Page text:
Cookies on this website
We use cookies to ensure that we give you the best experience on our website. If you click 'Continue' we'll assume that you are happy to receive all cookies and you won't see this message again. Click 'Find out more' for information on how to change your cookie settings.

In this report, we present the first regional quantitative analysis of age-related differences in the heritability of cortical thickness using anatomic MRI with a large pediatric sample of twins, twin siblings, and singletons (n = 600, mean age 11.1 years, range 5-19). Regions of primary sensory and motor cortex, which develop earlier, both phylogenetically and ontologically, show relatively greater genetic effects earlier in childhood. Later developing regions within the dorsal prefrontal cortex and temporal lobes conversely show increasingly prominent genetic effects with maturation. The observation that regions associated with complex cognitive processes such as language, tool use, and executive function are more heritable in adolescents than children is consistent with previous studies showing that IQ becomes increasingly heritable with maturity(Plomin et al. 1997: Psychol Sci 8:442-447). These results suggest that both the specific cortical region and the age of the population should be taken into account when using cortical thickness as an intermediate phenotype to link genes, environment, and behavior.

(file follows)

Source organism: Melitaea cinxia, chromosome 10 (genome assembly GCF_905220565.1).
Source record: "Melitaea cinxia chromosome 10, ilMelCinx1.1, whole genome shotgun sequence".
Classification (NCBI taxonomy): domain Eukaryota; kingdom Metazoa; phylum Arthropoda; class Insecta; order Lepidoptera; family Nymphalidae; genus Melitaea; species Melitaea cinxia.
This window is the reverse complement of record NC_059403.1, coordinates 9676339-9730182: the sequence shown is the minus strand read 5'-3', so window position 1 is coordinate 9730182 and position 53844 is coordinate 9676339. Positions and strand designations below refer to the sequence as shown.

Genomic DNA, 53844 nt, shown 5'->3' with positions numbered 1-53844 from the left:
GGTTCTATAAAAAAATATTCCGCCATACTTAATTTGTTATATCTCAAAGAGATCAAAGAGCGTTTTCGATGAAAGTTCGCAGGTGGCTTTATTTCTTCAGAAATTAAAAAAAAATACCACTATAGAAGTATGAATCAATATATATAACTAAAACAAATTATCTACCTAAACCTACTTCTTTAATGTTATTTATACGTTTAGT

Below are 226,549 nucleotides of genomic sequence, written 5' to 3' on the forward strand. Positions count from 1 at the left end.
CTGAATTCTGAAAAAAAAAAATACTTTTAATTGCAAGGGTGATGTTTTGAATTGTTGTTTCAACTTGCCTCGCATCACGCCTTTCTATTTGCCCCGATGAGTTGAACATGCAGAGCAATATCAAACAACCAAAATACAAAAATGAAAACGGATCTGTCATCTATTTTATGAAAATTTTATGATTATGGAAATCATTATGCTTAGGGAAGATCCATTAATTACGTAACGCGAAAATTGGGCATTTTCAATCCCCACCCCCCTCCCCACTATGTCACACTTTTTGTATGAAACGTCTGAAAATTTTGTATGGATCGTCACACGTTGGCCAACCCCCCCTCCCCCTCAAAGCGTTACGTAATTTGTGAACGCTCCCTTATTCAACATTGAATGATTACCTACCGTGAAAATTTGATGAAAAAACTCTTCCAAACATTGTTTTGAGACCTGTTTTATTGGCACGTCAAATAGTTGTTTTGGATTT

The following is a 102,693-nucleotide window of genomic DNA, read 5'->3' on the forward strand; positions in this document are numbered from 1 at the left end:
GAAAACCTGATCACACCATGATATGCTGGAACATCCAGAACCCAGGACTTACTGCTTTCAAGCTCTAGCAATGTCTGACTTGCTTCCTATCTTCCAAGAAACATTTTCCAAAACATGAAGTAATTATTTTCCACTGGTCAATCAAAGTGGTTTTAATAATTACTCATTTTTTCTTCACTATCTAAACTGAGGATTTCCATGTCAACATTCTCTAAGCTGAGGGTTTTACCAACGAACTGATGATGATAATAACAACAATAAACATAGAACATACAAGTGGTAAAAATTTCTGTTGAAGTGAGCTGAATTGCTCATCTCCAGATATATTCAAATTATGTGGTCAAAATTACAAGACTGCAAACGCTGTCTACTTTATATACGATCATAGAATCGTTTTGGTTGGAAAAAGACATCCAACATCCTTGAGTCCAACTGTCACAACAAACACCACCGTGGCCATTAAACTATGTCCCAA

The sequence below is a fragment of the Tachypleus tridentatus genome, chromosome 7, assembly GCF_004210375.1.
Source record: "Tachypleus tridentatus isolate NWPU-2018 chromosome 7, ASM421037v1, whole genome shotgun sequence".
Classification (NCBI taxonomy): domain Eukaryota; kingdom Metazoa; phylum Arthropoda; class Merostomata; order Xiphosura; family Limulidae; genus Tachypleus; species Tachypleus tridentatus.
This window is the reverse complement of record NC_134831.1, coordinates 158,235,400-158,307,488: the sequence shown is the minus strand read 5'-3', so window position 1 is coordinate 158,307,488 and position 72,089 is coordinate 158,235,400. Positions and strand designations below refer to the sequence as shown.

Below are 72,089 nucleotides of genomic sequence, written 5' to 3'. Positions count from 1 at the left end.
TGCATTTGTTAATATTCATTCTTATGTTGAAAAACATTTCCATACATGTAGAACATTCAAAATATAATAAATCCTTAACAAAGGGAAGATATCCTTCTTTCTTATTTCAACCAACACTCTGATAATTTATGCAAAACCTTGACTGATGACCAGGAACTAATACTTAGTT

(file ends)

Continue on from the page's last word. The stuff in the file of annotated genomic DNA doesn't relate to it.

Original publication

DOI

10.1002/hbm.20494

Type

Journal article

Journal

Hum Brain Mapp

Publication Date

01/2009

Volume

30

Pages

163 - 174

Keywords

Adolescent, Age Factors, Aging, Cerebral Cortex, Child, Child, Preschool, Cognition, Environment, Female, Gene Expression Regulation, Developmental, Humans, Inheritance Patterns, Intelligence, Magnetic Resonance Imaging, Male, Motor Cortex, Phenotype, Prefrontal Cortex, Somatosensory Cortex, Temporal Lobe, Young Adult